In the final broadcast, we discuss methods of recovering, curating, re-presenting and conserving black collective and fugitive practice. With Uhuru Phalafala, Sinazo Mtshemla, Lerato Kuzwayo, Kgomotso Ramushu.
Dr Uhuru Phalafala is a scholar, an artist and lecturer at the University of Stellenbosch. She is author of the upcoming monograph on Keorapetse Kgositsile titled Black Radical Traditions from the South: Keorapetse Kgositsile and the Black Arts Movement. She heads a project that repatriates and republishes apartheid-era cultural production.
Sinazo Mtshemla is a doctoral candidate in the History Department at the University of Fort Harre. Her work explores ways of the examining the archive with sound as a mode of writing history.
Lerato Kuzwayo is the co-founder of the Capital Arts Revolution, an organisation whose stated aim is “to make arts available to people from all walks of life”.
Kgomotso Ramushu is a writer, researcher, media strategist, project co-ordinator and the Artistic Director at Swart Gevaar Productions
Liberation Radio is part of Chimurenga’s ongoing query on knowledge production via African sound worlds. Through this program we explore the possibilities of radio as a research platform and the sonic archives of cultural struggles, and the role of city-studios such as Cairo, Accra, Conakry, Algiers, Dar es Salaam, Lusaka and more, as revolutionary capitals which hosted and disseminated liberatory work through their national infrastructure. This edition, live from our Cape Town studio on the 15th -18th of March from …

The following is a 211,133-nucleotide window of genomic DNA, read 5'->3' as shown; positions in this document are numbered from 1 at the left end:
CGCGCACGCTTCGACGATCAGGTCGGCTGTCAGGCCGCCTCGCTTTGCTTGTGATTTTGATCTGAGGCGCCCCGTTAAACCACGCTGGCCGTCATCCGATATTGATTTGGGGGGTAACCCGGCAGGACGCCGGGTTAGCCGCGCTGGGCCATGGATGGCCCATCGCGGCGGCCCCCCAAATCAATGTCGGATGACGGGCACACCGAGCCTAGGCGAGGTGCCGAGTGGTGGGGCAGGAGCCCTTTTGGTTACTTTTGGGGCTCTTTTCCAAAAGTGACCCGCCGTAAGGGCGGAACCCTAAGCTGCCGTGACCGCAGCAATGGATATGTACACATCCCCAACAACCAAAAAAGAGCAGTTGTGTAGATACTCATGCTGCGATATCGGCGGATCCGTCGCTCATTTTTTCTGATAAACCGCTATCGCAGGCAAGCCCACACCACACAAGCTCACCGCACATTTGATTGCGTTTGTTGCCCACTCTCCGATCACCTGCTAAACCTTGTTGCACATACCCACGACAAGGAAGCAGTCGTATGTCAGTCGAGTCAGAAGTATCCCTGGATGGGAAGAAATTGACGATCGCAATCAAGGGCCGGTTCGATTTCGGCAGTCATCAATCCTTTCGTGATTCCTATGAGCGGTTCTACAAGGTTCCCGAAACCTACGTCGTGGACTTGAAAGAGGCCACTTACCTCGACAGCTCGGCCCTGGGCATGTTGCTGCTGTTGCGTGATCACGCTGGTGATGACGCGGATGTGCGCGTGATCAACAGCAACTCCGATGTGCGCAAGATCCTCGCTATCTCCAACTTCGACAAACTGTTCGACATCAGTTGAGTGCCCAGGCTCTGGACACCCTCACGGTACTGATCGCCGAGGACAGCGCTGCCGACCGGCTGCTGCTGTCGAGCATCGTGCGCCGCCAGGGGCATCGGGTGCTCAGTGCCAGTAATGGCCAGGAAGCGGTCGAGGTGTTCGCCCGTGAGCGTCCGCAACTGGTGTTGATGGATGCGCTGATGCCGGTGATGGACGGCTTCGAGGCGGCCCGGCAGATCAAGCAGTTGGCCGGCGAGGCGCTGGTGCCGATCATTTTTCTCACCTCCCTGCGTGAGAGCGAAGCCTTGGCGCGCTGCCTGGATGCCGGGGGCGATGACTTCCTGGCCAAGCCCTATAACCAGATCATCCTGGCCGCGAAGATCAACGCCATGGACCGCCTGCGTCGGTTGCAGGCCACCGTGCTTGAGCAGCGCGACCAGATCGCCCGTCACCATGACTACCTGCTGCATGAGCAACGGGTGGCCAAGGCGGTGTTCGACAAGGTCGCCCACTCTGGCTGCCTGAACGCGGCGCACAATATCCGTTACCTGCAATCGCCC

“Home is where the music is” is drawn from Keorapetse Kgositsile’s poem “For Hughie Masekela”, dedicated to the South African trumpeter, composer and bandleader. The poem ends with the lines, “This then is the rhythm / and the blues of it / Home is where the music is”. The poem was published in the 1974 collection, The Present Is A Dangerous Place To Live, however it was presented to Masekela earlier. Bra Hugh then recorded a double album titled Home …